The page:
Gary Bettman

So is NHL realignment good for teams and its fans?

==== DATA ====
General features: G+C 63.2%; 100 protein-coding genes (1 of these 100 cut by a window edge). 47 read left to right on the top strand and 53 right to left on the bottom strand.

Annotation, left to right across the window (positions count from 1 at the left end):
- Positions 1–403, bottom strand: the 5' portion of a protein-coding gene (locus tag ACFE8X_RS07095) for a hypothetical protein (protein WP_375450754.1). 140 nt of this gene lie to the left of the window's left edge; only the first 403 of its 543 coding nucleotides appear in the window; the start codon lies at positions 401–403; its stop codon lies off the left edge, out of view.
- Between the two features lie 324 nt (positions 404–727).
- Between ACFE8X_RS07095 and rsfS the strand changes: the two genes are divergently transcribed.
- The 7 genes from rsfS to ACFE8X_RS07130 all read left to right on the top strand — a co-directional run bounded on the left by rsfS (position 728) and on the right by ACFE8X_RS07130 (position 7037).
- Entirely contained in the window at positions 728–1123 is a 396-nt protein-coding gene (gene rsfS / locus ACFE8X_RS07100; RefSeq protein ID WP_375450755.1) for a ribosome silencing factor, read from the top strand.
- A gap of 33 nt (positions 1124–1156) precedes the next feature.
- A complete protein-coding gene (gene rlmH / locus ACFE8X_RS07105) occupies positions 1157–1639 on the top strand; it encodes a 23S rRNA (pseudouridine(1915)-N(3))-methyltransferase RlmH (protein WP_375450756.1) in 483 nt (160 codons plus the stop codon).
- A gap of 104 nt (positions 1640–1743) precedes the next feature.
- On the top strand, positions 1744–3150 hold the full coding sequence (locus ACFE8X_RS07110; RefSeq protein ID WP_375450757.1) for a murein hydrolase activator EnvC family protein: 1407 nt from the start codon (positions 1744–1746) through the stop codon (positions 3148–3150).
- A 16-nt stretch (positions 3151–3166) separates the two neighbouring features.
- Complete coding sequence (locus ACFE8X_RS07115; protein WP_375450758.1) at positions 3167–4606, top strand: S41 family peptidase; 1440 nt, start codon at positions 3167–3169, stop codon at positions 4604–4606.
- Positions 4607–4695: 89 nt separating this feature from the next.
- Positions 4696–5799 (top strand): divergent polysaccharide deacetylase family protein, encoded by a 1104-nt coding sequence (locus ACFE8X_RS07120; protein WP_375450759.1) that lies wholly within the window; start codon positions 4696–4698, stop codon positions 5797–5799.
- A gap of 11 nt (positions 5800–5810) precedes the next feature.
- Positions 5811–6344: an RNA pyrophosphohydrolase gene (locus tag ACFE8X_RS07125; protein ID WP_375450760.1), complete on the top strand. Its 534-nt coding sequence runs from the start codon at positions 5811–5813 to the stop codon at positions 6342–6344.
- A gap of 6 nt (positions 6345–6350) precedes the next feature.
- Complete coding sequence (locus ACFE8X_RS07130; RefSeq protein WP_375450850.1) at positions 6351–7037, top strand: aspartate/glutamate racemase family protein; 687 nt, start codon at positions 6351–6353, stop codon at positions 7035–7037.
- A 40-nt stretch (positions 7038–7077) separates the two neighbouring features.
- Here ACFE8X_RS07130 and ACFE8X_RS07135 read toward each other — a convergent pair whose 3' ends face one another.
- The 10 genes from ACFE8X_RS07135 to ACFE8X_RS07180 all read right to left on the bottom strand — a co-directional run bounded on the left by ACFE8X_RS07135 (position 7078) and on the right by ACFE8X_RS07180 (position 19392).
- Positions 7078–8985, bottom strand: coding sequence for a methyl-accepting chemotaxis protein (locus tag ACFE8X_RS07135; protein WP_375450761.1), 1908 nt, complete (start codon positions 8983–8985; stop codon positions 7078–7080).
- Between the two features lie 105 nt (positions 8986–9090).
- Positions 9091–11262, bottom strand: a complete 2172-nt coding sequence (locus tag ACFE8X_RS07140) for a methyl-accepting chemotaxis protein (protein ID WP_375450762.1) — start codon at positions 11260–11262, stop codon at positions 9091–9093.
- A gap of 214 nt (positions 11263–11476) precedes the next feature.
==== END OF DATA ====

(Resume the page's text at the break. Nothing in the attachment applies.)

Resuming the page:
This is really the most important question, that by as far as I can tell has seldom been asked.  I realize that realignment at this point is basically a done deal, its just a matter of working out the details so perhaps it hasn’t been asked as much since some figure ‘what’s the point’ of questioning it.  To answer it from a team perspective I think they would have to agree its a good thing.  Losing Detroit does hurt the prestige of the Western Conference, but since they were just one of two teams in the Western Conference stuck in the Eastern timezone it made sense to move them.  Columbus may feel left out, but I guess its a matter of league seniority and let’s face it, the Red Wings have the clout within the league to call its shot.  From a logistics point of view, it makes travel within divisions perhaps a bit more economical, but it also more closely fits timezones which also makes travel a lot easier to deal with for those clubs not located in the Eastern Conference which still utilize just a single timezone.  For fans, the timezone fit makes inter-division games far easier to accommodate.  As any Wild fan can tell you, inter-division trips to Vancouver meant you didn’t start watching games until 9:30PM and if you’re working a typical 7-4 or 8-5 workday that made those mornings start awfully early when you weren’t hitting the hay until almost 12:30AM.  Wild fans did not seem to mind playing Canadian opponents, ratings-wise as perhaps other American markets but the late starts can really wear on you.  Western Conference clubs will still have to make the occasional West Coast trip (with its late starts) but no longer will inter division play be such a strain for teams like Minnesota and Dallas who hated playing in divisions with 3 timezones represented.  I am sure that as much as fans hated those late games, so did advertisers because they knew that only the die hards are going to stay up to watch or they’ll simply record it on their DVR and thus skip the commercials.